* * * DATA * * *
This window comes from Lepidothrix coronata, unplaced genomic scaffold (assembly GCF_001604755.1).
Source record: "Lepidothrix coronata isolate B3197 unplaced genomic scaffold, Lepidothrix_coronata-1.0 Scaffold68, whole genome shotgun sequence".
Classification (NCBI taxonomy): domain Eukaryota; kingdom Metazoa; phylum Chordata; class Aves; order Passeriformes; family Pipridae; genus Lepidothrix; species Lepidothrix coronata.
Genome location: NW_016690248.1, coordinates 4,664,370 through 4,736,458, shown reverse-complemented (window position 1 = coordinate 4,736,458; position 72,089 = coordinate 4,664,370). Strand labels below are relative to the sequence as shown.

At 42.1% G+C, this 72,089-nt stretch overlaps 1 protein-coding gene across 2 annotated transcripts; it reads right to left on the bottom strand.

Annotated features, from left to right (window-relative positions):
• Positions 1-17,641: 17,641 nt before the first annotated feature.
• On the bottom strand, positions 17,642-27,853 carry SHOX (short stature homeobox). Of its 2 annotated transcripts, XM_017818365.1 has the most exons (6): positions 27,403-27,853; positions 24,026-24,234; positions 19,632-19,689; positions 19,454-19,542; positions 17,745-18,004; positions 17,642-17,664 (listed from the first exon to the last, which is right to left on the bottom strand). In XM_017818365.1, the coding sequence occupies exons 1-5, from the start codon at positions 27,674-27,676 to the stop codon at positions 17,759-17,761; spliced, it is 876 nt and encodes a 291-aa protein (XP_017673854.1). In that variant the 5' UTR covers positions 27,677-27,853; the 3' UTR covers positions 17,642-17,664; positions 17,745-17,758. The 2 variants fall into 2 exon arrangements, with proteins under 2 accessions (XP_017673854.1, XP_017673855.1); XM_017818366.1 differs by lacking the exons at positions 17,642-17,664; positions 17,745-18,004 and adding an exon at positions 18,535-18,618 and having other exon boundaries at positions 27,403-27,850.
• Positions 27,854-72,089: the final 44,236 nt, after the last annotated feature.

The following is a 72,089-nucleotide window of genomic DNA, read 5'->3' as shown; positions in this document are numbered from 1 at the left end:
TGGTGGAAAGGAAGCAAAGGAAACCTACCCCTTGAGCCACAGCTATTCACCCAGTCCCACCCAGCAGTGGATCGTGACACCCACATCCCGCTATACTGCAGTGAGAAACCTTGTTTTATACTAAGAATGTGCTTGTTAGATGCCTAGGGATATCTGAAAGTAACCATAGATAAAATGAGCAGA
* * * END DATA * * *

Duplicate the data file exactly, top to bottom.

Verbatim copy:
This window comes from Lepidothrix coronata, unplaced genomic scaffold (assembly GCF_001604755.1).
Source record: "Lepidothrix coronata isolate B3197 unplaced genomic scaffold, Lepidothrix_coronata-1.0 Scaffold68, whole genome shotgun sequence".
Classification (NCBI taxonomy): domain Eukaryota; kingdom Metazoa; phylum Chordata; class Aves; order Passeriformes; family Pipridae; genus Lepidothrix; species Lepidothrix coronata.
Genome location: NW_016690248.1, coordinates 4,664,370 through 4,736,458, shown reverse-complemented (window position 1 = coordinate 4,736,458; position 72,089 = coordinate 4,664,370). Strand labels below are relative to the sequence as shown.

At 42.1% G+C, this 72,089-nt stretch overlaps 1 protein-coding gene across 2 annotated transcripts; it reads right to left on the bottom strand.

Annotated features, from left to right (window-relative positions):
• Positions 1-17,641: 17,641 nt before the first annotated feature.
• On the bottom strand, positions 17,642-27,853 carry SHOX (short stature homeobox). Of its 2 annotated transcripts, XM_017818365.1 has the most exons (6): positions 27,403-27,853; positions 24,026-24,234; positions 19,632-19,689; positions 19,454-19,542; positions 17,745-18,004; positions 17,642-17,664 (listed from the first exon to the last, which is right to left on the bottom strand). In XM_017818365.1, the coding sequence occupies exons 1-5, from the start codon at positions 27,674-27,676 to the stop codon at positions 17,759-17,761; spliced, it is 876 nt and encodes a 291-aa protein (XP_017673854.1). In that variant the 5' UTR covers positions 27,677-27,853; the 3' UTR covers positions 17,642-17,664; positions 17,745-17,758. The 2 variants fall into 2 exon arrangements, with proteins under 2 accessions (XP_017673854.1, XP_017673855.1); XM_017818366.1 differs by lacking the exons at positions 17,642-17,664; positions 17,745-18,004 and adding an exon at positions 18,535-18,618 and having other exon boundaries at positions 27,403-27,850.
• Positions 27,854-72,089: the final 44,236 nt, after the last annotated feature.

The following is a 72,089-nucleotide window of genomic DNA, read 5'->3' as shown; positions in this document are numbered from 1 at the left end:
TGGTGGAAAGGAAGCAAAGGAAACCTACCCCTTGAGCCACAGCTATTCACCCAGTCCCACCCAGCAGTGGATCGTGACACCCACATCCCGCTATACTGCAGTGAGAAACCTTGTTTTATACTAAGAATGTGCTTGTTAGATGCCTAGGGATATCTGAAAGTAACCATAGATAAAATGAGCAGA